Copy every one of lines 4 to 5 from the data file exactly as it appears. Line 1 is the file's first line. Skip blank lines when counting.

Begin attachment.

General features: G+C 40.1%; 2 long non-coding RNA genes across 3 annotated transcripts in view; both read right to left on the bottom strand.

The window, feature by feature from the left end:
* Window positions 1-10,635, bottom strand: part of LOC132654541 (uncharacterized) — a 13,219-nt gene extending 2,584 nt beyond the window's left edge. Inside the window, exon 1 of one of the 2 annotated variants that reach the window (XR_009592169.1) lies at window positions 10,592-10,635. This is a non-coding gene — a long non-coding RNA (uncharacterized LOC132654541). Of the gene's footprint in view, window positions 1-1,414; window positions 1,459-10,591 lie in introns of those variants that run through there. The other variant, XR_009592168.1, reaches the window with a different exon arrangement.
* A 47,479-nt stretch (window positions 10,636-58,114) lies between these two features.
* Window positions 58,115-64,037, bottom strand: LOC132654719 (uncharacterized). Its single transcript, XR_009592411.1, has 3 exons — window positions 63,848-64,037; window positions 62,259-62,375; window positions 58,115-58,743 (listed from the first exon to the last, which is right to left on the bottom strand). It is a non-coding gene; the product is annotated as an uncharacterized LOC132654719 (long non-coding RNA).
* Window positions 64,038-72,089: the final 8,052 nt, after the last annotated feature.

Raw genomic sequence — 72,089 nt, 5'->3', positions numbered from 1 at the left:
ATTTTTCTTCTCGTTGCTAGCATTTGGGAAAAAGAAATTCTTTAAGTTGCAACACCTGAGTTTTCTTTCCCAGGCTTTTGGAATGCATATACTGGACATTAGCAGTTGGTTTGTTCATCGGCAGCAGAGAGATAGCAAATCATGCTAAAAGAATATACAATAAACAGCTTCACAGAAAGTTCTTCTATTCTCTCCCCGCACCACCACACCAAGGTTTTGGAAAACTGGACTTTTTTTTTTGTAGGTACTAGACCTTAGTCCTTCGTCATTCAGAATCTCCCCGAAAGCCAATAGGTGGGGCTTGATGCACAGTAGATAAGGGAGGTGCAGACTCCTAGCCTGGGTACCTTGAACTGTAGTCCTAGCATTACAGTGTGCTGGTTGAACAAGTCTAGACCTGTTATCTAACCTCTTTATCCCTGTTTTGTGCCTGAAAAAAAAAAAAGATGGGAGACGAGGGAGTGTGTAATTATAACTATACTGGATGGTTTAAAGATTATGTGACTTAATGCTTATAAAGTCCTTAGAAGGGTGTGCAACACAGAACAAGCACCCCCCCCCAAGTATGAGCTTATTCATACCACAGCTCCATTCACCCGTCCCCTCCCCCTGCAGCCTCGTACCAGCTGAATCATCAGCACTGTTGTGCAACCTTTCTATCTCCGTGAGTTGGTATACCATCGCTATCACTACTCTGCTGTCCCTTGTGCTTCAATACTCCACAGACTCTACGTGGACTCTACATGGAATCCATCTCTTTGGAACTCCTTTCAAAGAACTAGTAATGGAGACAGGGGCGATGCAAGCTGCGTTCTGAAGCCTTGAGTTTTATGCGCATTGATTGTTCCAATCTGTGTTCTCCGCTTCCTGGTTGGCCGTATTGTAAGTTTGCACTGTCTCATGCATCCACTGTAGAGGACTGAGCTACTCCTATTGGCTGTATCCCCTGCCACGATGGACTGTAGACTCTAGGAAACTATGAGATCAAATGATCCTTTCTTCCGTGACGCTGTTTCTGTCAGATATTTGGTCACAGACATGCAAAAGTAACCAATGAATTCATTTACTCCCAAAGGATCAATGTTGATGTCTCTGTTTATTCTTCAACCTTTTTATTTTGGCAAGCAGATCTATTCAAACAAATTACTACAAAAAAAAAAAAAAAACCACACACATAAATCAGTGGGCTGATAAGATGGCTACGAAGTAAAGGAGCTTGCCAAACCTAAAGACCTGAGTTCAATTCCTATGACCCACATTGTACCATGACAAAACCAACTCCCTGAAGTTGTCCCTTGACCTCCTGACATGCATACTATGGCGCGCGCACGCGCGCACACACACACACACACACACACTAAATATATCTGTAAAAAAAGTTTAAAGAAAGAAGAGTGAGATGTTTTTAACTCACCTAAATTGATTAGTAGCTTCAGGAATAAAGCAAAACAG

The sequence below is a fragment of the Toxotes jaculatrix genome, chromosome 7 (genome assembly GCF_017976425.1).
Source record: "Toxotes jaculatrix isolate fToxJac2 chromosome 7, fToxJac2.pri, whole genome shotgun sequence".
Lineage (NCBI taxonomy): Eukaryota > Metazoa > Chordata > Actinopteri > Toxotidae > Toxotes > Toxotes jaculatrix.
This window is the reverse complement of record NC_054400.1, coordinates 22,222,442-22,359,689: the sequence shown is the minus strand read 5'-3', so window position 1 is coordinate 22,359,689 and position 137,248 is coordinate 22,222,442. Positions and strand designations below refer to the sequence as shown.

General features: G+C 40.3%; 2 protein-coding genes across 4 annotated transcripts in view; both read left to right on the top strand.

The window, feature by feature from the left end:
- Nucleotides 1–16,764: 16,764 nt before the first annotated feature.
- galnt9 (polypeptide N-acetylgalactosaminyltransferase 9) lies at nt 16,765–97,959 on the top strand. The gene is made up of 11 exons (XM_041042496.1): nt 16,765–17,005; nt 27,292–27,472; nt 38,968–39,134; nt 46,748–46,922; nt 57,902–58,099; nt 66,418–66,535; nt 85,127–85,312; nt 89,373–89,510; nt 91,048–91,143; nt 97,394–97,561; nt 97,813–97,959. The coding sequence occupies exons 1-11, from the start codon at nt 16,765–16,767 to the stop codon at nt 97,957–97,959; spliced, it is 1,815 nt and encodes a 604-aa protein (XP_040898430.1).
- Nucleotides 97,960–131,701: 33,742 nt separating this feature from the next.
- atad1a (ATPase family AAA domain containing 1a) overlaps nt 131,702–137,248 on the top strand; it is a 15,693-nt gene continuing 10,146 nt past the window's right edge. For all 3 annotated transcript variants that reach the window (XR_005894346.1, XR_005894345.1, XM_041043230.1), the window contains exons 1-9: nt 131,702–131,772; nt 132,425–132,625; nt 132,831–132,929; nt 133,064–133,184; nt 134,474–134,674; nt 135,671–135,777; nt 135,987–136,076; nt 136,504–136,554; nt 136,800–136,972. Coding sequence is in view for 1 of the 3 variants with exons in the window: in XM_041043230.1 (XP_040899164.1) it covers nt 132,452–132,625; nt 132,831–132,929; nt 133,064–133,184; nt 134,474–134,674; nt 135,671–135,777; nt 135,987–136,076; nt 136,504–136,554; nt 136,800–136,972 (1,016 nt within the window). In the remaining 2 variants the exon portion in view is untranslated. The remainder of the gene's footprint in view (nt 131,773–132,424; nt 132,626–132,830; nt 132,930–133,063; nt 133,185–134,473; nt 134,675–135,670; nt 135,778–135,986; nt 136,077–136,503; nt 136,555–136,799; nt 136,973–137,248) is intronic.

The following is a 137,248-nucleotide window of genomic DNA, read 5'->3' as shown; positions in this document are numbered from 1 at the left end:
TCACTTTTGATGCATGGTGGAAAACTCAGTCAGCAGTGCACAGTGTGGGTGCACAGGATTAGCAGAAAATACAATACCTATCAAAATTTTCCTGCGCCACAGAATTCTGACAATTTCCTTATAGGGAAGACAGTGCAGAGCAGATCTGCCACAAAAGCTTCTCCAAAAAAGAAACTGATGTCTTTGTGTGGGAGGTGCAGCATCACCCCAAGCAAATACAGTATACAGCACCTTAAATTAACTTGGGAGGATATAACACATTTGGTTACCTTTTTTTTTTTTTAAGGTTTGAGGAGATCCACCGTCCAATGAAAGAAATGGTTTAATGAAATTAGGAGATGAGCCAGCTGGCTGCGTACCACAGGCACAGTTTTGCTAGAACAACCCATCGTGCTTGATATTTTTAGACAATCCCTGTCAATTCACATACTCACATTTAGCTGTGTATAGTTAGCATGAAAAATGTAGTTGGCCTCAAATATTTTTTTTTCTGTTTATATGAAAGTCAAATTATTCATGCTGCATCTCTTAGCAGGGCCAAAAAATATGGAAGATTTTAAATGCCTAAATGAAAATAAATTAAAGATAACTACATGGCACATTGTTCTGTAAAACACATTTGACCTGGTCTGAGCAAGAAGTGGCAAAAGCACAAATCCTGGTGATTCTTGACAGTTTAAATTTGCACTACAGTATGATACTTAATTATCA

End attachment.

* A 47,479-nt stretch (window positions 10,636-58,114) lies between these two features.
* Window positions 58,115-64,037, bottom strand: LOC132654719 (uncharacterized). Its single transcript, XR_009592411.1, has 3 exons — window positions 63,848-64,037; window positions 62,259-62,375; window positions 58,115-58,743 (listed from the first exon to the last, which is right to left on the bottom strand). It is a non-coding gene; the product is annotated as an uncharacterized LOC132654719 (long non-coding RNA).